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As Yale College application deadlines approach, the admissions office is connecting with more prospective students than ever before through their new virtual outreach programs.

According to Mark Dunn, director of outreach and recruitment and associate director at the Office of Undergraduate Admissions, statistics show that more prospective students are engaging with Yale’s outreach programs than they would in a typical year. From April 1 to Sept. 15, 39 percent more students registered for a virtual information session than students who registered for in-person information sessions in the same period in 2019. In addition, three times more users took a virtual tour from April 1 to Aug. 1 than during that same period in 2019. And in 2020, over 47,000 prospective students have registered for joint virtual events featuring Yale, as opposed to around 8,500 prospective students in 2019.

“Although I wish prospective students could visit Yale in person, I am delighted that we could connect with tens of thousands of students safely in their homes this year,” Dean of Undergraduate Admissions and Financial Aid Jeremiah Quinlan wrote in an email to the News. “I hope the new programming inspires high-achieving students from all backgrounds to include Yale in their college search.”

According to Dunn, when the admissions office realized they would be doing outreach to prospective students online, their first step was to replicate typical in-person programming like information sessions and tours. They did this by promoting virtual tours and creating online information sessions, which take place on Zoom. These sessions stay interactive by including polling questions and allowing participants to submit questions, Dunn said.

During a normal admissions cycle, Yale admissions officers would also travel around the country and conduct joint information sessions with other colleges and universities. The admissions office has replicated that as well through virtual events with other schools that tend to target a specific geographic region. Dunn said that these have been “very successful” — 4.5 times more students registered for a joint event featuring Yale in 2020 than did so in 2019.

“We went into this whole outreach cycle, really very aware of what we didn’t know,” Dunn told the News. “But it has actually been really helpful to have the impetus to say, let’s make a collection of events, and let’s record them and then make that content available to folks.”

Senior Assistant Director of Admissions Corinne Smith has worked on the virtual version of joint events between colleges, which would typically be done in the form of group travel. Smith told the News that virtual outreach has “absolutely” changed the demographics of prospective students that Yale is able to reach. She said that the virtual space allows them to target certain geographic locations or demographic groups that they would not be able to while physically traveling.

One example is the Quest for College group travel program, meant for “high-achieving, low-income students” who might be a good fit for the QuestBridge program. Smith said that the group travel was planned before COVID-19, with the expectation that two weeklong trips would reach around 1,000 students total. Instead, the office conducted four virtual programs and garnered 1,000 attendees in the first event alone.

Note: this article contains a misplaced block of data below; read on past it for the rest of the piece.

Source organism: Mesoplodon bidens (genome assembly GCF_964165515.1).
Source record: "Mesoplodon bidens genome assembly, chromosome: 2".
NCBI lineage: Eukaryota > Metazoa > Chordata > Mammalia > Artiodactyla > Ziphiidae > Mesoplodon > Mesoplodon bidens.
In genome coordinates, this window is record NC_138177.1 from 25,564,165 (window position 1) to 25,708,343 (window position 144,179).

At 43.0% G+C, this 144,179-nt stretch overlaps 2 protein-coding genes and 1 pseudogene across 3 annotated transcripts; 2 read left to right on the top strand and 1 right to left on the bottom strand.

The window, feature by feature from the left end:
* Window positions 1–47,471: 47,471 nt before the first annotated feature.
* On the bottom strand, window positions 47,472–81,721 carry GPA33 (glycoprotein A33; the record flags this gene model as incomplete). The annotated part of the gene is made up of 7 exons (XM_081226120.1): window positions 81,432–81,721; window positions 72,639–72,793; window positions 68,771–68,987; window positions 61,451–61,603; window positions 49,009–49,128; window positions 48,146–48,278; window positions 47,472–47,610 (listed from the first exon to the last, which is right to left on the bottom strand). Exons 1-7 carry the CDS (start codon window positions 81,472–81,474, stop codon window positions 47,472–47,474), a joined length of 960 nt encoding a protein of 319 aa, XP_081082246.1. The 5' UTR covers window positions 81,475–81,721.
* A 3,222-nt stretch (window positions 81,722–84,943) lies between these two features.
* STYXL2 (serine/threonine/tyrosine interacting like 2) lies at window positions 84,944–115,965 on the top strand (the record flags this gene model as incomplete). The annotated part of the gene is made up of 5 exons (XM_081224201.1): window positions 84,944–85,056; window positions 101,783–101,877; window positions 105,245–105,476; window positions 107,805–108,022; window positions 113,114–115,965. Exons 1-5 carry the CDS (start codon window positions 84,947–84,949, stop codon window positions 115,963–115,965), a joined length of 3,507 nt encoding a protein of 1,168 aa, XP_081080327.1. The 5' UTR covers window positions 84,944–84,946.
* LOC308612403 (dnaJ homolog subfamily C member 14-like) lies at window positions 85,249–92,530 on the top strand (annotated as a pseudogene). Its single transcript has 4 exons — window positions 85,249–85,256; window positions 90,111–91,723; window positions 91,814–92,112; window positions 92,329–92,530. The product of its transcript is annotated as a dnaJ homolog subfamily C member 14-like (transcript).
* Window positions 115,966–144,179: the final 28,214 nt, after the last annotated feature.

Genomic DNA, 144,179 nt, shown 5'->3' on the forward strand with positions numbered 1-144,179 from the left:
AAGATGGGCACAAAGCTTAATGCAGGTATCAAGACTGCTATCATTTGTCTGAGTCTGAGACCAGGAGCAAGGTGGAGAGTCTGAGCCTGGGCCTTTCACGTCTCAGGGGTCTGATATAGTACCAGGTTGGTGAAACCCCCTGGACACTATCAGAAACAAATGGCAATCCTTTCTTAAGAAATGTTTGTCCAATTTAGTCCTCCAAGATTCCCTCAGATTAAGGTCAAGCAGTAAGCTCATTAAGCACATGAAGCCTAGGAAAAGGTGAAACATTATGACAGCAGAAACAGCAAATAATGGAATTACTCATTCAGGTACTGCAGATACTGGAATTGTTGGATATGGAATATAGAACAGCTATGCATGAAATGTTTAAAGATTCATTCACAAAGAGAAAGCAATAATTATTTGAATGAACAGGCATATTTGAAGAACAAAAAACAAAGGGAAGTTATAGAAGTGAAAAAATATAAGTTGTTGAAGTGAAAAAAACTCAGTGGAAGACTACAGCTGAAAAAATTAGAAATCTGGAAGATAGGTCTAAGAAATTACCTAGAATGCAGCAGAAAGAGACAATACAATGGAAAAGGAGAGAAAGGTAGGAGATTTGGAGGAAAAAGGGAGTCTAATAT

Virtual outreach has also allowed the admissions office to run specific programs geared toward counselors at schools with “high need” populations, in hopes of removing some barriers to entry for first-generation, low-income students, Dunn said.

“The virtual world allows us to reach students in areas that we may not travel to in a given year or even in five years,” Smith wrote in an email to the News. “It opens the doors for students—particularly for those who may not have the time or funds to visit campus or who might not be in primary or secondary markets where our group trips typically visit.”

For example, Smith noted that this year the office has been able to reach prospective students from Montana, Idaho and Wyoming, all of which are not typically visited in person by admissions officers.

In an effort to reach more students virtually, the admissions office has also revamped their social media presence. They have specifically increased the use of Instagram stories, using photos and videos of campus as well as a “day in the life” series as a means to replicate the in-person touring experience.

Assistant Director of Undergraduate Admissions Christopher Bowman, who is the staff lead on all admissions social media accounts, told the News that the admissions office has always tried to use social media to “meet students in their spaces” by providing accessible and informal content. This year, however, they have ramped up their social media presence significantly — going from posting “day in the life” content once every two weeks to now posting nearly every weekday.

“Since we can’t [have prospective students on campus in person,] our thought was, well, how can we sort of recreate a Yale experience through social media?” Bowman said. “Our big project this fall has been these story series on our accounts to showcase different parts of the experience that we feel visitors would have gotten had they come to campus.”

The deadline to submit the early action application to Yale College is Nov. 1.

Amelia Davidson |

Amelia Davidson was the University Editor for the Yale Daily News. Before that, she covered admissions, financial aid and alumni as a staff reporter. Originally from the Washington D.C. area, she is a junior in Pauli Murray College majoring in American studies.